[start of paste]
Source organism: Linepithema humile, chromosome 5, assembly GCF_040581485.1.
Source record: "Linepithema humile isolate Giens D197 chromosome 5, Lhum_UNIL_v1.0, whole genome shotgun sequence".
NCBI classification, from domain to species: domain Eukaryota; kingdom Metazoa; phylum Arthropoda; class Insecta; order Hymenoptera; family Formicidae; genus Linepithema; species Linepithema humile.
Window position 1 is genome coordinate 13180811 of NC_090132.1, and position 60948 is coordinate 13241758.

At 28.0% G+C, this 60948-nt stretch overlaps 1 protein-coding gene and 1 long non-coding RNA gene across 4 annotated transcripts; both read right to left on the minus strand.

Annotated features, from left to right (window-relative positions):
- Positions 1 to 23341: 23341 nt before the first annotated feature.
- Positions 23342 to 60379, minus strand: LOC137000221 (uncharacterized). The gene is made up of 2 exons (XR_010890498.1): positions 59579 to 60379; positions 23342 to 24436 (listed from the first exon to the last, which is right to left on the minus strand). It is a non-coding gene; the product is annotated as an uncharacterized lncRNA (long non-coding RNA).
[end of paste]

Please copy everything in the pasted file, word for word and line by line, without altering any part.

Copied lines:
Source organism: Linepithema humile, chromosome 5, assembly GCF_040581485.1.
Source record: "Linepithema humile isolate Giens D197 chromosome 5, Lhum_UNIL_v1.0, whole genome shotgun sequence".
NCBI classification, from domain to species: domain Eukaryota; kingdom Metazoa; phylum Arthropoda; class Insecta; order Hymenoptera; family Formicidae; genus Linepithema; species Linepithema humile.
Window position 1 is genome coordinate 13180811 of NC_090132.1, and position 60948 is coordinate 13241758.

At 28.0% G+C, this 60948-nt stretch overlaps 1 protein-coding gene and 1 long non-coding RNA gene across 4 annotated transcripts; both read right to left on the minus strand.

Annotated features, from left to right (window-relative positions):
- Positions 1 to 23341: 23341 nt before the first annotated feature.
- Positions 23342 to 60379, minus strand: LOC137000221 (uncharacterized). The gene is made up of 2 exons (XR_010890498.1): positions 59579 to 60379; positions 23342 to 24436 (listed from the first exon to the last, which is right to left on the minus strand). It is a non-coding gene; the product is annotated as an uncharacterized lncRNA (long non-coding RNA).